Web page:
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Take-Two Interactive Software, Inc. v. Brant

March 31, 2010



Before the Court are defendants' motions to dismiss the amended complaint pursuant to Federal Rules of Civil Procedure 12(b)(6) and 9(b) and the Private Securities Litigation Reform Act. For the following reasons, the motions are granted in part and denied in part.


The parties' familiarity with the proceedings and submissions to date is assumed. This section recites only those facts relevant to the adjudication of the instant motions. Facts alleged in the Amended Complaint are taken as true for the purposes of this motion practice.

On July 12, 2006, Richard Lasky ("Lasky") commenced a shareholder derivative action against Take-Two Interactive Software, Inc. ("Take-Two"). The Lasky action was consolidated with a second derivative action brought by Raeda Karadsheh ("Karadsheh). (See Docket Entry No. 7.) A verified consolidated shareholder derivative complaint (the "Derivative Complaint") was filed on February 9, 2007. (See Docket Entry No. 19.) Take-Two's Special Litigation Committee ("SLC") evaluated the claims and moved to dismiss the Derivative Complaint as against nineteen of the twenty-three defendants and to assign to Take-Two the claims against the remaining four defendants; Ryan A. Brant ("Brant"), Larry Muller ("Muller"), Kelly G. Sumner ("Sumner") and James H. David, Jr. ("David") (collectively the "Defendants"). The SLC's motion was granted on April 21, 2009. (See Docket Entry No. 113.) On June 15, 2009, Take-Two filed an amended complaint (the "Amended Complaint").

This action revolves around the alleged backdating of stock option awards to the Defendants and others. Backdating is the practice of granting an option to purchase the stock of a corporation at an exercise price lower than the fair market value of the stock on the date of the grant, thus providing the recipient with an immediate profit. (Am. Compl. ¶ 17.) Take-Two adopted Stock Option Plans (collectively, the "Plans") in 1997 and 2002. (Id. ¶ 12.) The Plans were administered by Take-Two's Board of Directors through a two-person committee. (Id. ¶ 13.) Brant is the only Defendant to have served on that committee; he "effectively ran and controlled the operations of Take-Two." (Id. ¶ 8.) Both Plans expressly provided that the exercise price of an option was not to be less than the fair market value of Take-Two's common stock on the date the option was awarded. (Id. ¶ 14.)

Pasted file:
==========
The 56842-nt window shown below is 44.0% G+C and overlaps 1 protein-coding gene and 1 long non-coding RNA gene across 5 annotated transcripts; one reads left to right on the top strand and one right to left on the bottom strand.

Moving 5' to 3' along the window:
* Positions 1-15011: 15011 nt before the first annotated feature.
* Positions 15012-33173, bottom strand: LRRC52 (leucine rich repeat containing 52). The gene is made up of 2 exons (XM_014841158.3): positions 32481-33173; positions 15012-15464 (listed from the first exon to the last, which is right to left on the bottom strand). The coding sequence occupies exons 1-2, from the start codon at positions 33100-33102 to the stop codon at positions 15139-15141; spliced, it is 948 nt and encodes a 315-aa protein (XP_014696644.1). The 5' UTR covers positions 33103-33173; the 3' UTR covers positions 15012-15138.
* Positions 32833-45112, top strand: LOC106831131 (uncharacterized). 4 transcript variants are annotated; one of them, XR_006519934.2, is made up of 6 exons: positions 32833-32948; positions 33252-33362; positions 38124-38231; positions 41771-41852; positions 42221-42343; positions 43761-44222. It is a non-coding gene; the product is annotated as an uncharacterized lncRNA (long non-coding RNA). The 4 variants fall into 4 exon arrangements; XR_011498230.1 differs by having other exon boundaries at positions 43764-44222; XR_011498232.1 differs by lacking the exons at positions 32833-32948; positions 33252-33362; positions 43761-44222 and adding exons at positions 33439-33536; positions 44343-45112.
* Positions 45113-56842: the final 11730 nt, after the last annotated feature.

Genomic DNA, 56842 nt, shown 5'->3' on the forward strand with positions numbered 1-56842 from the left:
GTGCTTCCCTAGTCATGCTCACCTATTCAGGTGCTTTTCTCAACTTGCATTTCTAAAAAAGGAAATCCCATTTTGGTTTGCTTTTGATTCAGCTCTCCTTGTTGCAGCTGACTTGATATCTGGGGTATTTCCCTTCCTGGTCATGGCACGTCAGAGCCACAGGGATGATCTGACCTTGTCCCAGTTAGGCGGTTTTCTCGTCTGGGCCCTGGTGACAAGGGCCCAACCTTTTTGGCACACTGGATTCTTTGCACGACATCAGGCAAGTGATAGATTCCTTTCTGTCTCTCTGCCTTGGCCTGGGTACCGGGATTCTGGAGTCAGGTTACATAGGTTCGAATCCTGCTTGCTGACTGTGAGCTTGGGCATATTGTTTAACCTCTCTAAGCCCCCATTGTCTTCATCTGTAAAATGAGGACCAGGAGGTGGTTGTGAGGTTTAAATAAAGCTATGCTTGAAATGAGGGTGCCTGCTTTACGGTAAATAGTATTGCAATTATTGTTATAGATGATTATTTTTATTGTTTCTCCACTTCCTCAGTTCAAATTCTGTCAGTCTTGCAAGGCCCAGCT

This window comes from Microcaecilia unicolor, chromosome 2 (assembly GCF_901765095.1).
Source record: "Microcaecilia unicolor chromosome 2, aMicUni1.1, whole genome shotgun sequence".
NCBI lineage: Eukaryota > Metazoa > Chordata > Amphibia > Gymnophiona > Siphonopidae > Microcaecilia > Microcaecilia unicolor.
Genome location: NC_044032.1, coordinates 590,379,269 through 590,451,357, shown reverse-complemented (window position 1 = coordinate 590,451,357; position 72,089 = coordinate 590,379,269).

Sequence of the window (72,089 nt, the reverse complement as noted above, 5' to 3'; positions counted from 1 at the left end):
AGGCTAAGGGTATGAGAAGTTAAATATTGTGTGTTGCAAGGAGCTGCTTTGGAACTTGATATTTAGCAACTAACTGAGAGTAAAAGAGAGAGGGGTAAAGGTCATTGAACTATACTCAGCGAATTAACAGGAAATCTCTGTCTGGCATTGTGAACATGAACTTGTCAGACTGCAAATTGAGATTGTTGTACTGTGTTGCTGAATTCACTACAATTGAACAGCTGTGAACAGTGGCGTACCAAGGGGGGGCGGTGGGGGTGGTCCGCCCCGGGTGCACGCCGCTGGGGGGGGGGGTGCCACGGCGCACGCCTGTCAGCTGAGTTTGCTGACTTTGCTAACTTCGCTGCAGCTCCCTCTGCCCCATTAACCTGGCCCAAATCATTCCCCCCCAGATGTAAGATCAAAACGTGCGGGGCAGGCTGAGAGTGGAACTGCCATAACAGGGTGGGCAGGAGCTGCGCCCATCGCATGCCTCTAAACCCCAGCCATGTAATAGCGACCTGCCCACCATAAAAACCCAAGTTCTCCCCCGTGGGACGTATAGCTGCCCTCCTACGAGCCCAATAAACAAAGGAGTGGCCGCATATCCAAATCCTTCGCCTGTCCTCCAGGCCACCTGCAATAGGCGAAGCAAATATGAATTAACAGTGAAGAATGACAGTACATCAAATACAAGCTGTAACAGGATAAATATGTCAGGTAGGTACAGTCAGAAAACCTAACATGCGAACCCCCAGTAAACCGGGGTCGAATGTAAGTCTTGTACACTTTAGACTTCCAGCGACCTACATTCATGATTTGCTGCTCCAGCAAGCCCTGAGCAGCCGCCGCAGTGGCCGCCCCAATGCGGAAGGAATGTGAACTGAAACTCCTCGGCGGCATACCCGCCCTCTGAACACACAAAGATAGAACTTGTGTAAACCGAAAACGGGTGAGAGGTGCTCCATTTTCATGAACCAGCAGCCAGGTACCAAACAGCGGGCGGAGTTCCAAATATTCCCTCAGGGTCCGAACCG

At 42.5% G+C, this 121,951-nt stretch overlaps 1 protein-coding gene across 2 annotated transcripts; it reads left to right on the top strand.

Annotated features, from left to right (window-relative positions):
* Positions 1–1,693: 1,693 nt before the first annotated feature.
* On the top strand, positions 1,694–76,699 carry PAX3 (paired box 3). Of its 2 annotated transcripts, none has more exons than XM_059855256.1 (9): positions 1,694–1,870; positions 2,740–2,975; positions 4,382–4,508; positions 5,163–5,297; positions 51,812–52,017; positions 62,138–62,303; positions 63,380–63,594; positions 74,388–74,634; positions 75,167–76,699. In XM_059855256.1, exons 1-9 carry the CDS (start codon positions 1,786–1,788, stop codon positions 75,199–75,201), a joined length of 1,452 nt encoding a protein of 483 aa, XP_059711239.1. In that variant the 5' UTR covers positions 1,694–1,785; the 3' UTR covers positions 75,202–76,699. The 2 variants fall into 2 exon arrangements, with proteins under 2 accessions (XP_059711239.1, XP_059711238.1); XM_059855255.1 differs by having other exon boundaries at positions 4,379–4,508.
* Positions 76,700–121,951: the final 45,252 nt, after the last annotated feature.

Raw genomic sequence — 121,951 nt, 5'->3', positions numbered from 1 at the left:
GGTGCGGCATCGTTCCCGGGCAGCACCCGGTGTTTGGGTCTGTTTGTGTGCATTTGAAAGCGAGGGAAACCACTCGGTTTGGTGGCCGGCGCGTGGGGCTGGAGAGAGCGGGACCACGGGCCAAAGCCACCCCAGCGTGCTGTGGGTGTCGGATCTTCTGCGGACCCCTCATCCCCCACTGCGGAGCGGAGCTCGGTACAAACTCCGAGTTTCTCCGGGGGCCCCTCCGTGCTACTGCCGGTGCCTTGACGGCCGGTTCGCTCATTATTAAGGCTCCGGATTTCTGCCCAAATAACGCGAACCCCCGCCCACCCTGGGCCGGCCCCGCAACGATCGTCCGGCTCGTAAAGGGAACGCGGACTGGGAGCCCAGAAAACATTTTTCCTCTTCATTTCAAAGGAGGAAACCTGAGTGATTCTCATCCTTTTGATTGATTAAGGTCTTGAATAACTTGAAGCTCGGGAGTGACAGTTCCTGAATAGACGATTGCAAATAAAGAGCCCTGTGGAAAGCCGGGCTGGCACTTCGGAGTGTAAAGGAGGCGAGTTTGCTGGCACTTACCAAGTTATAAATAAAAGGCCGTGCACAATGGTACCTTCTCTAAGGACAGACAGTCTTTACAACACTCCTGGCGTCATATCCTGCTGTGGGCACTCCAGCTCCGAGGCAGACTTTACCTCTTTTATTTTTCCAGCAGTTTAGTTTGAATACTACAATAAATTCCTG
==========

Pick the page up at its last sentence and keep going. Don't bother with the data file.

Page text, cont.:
The Amended Complaint alleges that the Defendants served in the following capacities; received backdated option awards during the following date ranges;*fn1 and signed the following publicly filed, allegedly false, statements:

· Brant -- Served as CEO from 1993 -- 2001 and as Chairman of the Board of Directors from 1993-2004; received option grants from May 5, 1997 -- December 1, 2004 (Id. ¶ 21.) Signed Form 14A filings from April 1998 -- April 2003 and proxy statements from 1997 -- 2003. (Id. ¶¶ 46-47.)

· David -- Served as CFO from July 2000 -- December 2001; received option grants from April 3, 2000 -- August 2, 2001 (Id. ¶ 28.) Signed Form 14A filings from October 2000 -- June 2001 and proxy statements from 2000 -- 2001. (Id. ¶¶ 50-51.)

· Muller -- Served as CFO from January 1999 -- April 2000, COO from April 2000 -- February 2001, Exec. VP of Operations from October 2001 -- January 2002; received option grants from March 1, 1999 -- October 3, 2001 (Id. ¶ 25.) Signed Form 14A in April 1999 and a proxy statement in 1999. (Id. ¶¶ 52-53.)

· Sumner -- Served as a Director from December 1997 -- January 2003, CEO from February 2001 -- January 2003; received option grants July 28, 1997 -- April 15, 2002 (Id. ¶ 31). Signed Form 14A filings from April 1998 -- May 2002 and proxy statements from 1997 -- 2002. (Id. ¶¶ 48-49.)